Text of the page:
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Why We Have the Death Penalty, Part II

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Six weeks ago, I wrote a post titled, "Why We Have the Death Penalty."  The underlying story, passed on to me by commenter federalist, concerned an unimaginably cruel and sadistic murder of a mentally impaired, and therefore overly trusting, young woman named Jenny Daugherty.

Today I was browsing the news sites, as I sometimes do, and found the following story, which could be titled, "Why Britain Should Bring Back the Death Penalty and Will Soon Enough."

The story is about the murder of a young person.  I would say that it is horrible beyond belief, but unfortunately the capacity to believe that such things can and do happen is the price of growing up.

The story is not for the faint of heart.  I ask you to think twice before reading it.  For those with the stomach, it follows the break.

 

Fox News reports:

Toddler Ryan Lovell-Hancox suffered a brain hemorrhage brought on by blows to his head -- injuries experts said were similar to those suffered by a car accident victim.

A couple who inflicted more than 70 injuries on a three-year-old boy they babysat were found guilty of his murder Friday.

Toddler Ryan Lovell-Hancox suffered a brain hemorrhage brought on by up to 10 blows to his head when it hit a floor or wall. Experts said his injuries were similar to those suffered by a road accident victim.

The toddler was in the care of Kayley Boleyn, 19, and her boyfriend Christopher Taylor, 25, longtime friends of his mother, Amy Hancox. They offered to help her care for the boy in 2008.

On Dec. 22, 2008, Boleyn ran to a neighbor in Bilston, southern England, and asked him to call emergency services because Ryan slipped in the bath and hit his head.

When doctors saw the extent of Ryan's injuries, they knew they were not caused by a simple fall and they contacted police. Ryan died in the hospital of cardiac arrest a few days later, on Christmas Eve.

Wolverhampton Crown Court heard how the couple humiliated and degraded the child: He was made to lick spilled soup from the floor and shouted at so loudly that he wet himself. Police believe a friction burn to his nose was caused by his face being rubbed into his own urine on the carpet.

Beyond the obvious, four things struck me about this story. 

First, no abolitionist is going to voluntarily talk about it and will try to divert you if you try to talk about it.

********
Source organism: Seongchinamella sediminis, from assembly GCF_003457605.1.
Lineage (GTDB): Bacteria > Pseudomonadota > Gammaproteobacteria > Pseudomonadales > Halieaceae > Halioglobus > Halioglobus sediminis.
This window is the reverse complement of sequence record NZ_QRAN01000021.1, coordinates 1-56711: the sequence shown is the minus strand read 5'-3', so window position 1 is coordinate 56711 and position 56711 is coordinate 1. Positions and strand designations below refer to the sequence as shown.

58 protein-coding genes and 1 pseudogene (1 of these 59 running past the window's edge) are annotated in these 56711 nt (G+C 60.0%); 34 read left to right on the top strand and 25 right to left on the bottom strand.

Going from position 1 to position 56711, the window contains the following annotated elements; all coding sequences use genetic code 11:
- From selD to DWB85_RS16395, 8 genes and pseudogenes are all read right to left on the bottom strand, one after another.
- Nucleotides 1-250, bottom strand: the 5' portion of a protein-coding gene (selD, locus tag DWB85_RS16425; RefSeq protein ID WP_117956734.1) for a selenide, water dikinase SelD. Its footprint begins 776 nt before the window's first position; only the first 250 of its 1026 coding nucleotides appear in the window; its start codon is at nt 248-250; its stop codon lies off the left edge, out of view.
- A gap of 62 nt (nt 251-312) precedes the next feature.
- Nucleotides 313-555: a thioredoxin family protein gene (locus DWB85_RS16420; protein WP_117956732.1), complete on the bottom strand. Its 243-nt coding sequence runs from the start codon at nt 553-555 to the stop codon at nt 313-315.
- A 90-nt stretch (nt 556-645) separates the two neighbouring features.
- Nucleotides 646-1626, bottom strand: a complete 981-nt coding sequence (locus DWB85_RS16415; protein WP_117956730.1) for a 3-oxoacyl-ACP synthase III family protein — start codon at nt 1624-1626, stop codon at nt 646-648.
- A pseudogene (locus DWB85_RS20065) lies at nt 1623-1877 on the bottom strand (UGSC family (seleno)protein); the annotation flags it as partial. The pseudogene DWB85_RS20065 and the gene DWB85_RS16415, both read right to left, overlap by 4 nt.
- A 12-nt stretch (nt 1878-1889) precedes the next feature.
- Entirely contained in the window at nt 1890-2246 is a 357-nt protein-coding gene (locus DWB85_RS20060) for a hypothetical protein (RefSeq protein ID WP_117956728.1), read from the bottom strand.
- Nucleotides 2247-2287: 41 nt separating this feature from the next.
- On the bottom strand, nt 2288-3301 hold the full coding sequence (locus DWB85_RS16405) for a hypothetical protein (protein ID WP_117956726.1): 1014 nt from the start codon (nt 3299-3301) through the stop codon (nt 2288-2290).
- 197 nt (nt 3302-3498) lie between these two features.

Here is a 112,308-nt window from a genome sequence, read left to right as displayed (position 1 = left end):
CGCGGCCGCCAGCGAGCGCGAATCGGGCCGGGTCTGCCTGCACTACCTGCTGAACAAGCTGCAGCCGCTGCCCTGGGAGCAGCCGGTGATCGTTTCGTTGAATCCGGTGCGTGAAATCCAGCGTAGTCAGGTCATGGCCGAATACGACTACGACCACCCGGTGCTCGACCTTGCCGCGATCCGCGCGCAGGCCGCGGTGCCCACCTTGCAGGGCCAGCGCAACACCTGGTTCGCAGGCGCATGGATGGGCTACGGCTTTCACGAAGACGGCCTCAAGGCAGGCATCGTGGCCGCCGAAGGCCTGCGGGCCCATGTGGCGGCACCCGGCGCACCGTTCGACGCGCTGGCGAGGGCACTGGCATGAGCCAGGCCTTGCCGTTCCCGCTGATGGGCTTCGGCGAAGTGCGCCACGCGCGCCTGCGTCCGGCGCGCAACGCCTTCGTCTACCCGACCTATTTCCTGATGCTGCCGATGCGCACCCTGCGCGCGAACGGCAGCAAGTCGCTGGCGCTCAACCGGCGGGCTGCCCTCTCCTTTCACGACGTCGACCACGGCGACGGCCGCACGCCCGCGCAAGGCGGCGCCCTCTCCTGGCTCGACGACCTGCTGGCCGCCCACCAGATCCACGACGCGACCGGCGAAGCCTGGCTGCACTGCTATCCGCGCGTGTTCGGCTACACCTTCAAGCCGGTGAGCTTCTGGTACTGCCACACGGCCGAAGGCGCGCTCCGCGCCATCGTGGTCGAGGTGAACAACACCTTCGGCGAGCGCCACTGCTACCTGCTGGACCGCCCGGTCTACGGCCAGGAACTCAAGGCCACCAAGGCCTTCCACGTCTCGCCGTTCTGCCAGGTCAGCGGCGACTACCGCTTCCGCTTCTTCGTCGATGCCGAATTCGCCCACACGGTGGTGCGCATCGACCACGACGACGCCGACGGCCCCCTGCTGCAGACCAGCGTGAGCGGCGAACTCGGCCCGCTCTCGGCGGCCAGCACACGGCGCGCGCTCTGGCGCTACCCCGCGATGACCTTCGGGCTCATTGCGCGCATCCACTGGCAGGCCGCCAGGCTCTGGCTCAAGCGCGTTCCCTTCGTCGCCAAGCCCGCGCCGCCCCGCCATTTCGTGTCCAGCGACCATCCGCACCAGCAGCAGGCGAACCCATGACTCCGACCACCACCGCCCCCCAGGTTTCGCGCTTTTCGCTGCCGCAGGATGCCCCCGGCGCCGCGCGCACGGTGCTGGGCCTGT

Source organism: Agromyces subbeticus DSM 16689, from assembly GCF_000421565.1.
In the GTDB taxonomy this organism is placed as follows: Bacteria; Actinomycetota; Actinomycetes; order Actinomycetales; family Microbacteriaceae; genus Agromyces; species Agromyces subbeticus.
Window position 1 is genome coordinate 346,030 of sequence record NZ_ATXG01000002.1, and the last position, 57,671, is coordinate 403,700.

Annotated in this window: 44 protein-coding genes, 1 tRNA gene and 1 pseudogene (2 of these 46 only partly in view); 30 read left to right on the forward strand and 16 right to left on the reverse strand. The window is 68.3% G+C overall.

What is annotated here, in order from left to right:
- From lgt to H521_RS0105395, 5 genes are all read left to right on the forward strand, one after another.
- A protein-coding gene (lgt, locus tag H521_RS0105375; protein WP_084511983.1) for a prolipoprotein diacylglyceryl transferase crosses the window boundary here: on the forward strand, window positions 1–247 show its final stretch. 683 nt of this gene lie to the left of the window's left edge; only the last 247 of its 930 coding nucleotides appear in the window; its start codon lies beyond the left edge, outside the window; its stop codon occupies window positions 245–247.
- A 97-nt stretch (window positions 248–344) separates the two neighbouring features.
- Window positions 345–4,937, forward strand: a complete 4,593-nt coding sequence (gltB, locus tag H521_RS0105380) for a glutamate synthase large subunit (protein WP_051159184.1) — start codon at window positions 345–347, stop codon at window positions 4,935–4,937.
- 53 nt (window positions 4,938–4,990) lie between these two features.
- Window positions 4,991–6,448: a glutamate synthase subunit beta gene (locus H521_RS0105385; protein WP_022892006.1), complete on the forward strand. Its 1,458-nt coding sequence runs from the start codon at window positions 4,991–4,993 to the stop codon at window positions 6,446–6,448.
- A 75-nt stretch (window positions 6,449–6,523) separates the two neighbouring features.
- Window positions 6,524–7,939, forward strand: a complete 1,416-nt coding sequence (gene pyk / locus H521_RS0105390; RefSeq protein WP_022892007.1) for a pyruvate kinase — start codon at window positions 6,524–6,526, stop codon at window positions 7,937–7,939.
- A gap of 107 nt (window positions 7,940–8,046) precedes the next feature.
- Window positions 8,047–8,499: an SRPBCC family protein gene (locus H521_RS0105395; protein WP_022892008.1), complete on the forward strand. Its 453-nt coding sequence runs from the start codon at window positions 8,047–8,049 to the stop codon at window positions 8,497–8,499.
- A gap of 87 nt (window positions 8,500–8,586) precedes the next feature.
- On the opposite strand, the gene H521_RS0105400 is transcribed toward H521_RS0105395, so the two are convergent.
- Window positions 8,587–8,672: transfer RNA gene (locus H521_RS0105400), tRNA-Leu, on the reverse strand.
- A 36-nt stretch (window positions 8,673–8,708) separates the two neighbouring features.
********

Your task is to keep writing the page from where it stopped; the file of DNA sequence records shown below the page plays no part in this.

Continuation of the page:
Second, if nonetheless you can get it into the conversation, the abolitionist will make the obligatory statement of regret that such a "tragedy" (they're always a "tragedy," like an earthquake, never a crime) "occurred" (they always just "occur," like the tides, they don't reflect willful human action).  But it will become clear that his most authentic indignation is not directed at the killers  --  it's directed at you for bringing it up. 

Third and relatedly, the reason you're going to get the business end of the abolitionist's feelings is that the Excuse Factory will be working overtime for the killers (broken home, on drugs, bad education, etc.).  You, however, don't get any excuses.  This is because, while the killers are social victims to be "helped," you're a barbarian. 

Finally, and to return to the real world for just a moment, any sensate adult who thinks that a jail term for this crime constitutes justice has no comprehensible understanding of what "justice" means.

2 Comments

One of the death penalty cases in my jurisdiction involves the premeditated, execution-style killings of two pre-school aged children. It is indeed these kinds of cases that cry out for the ultimate penalty, because nothing else resembles fit punishment for such a crime.

notablogger --

Kudos to you for acting while I just talk (I used to act too, but that was before I went over the hill).

Cases like yours and the one I noted are just incomprehensible. How someone with a shadow of a human conscience can do such thing is beyond my understanding.

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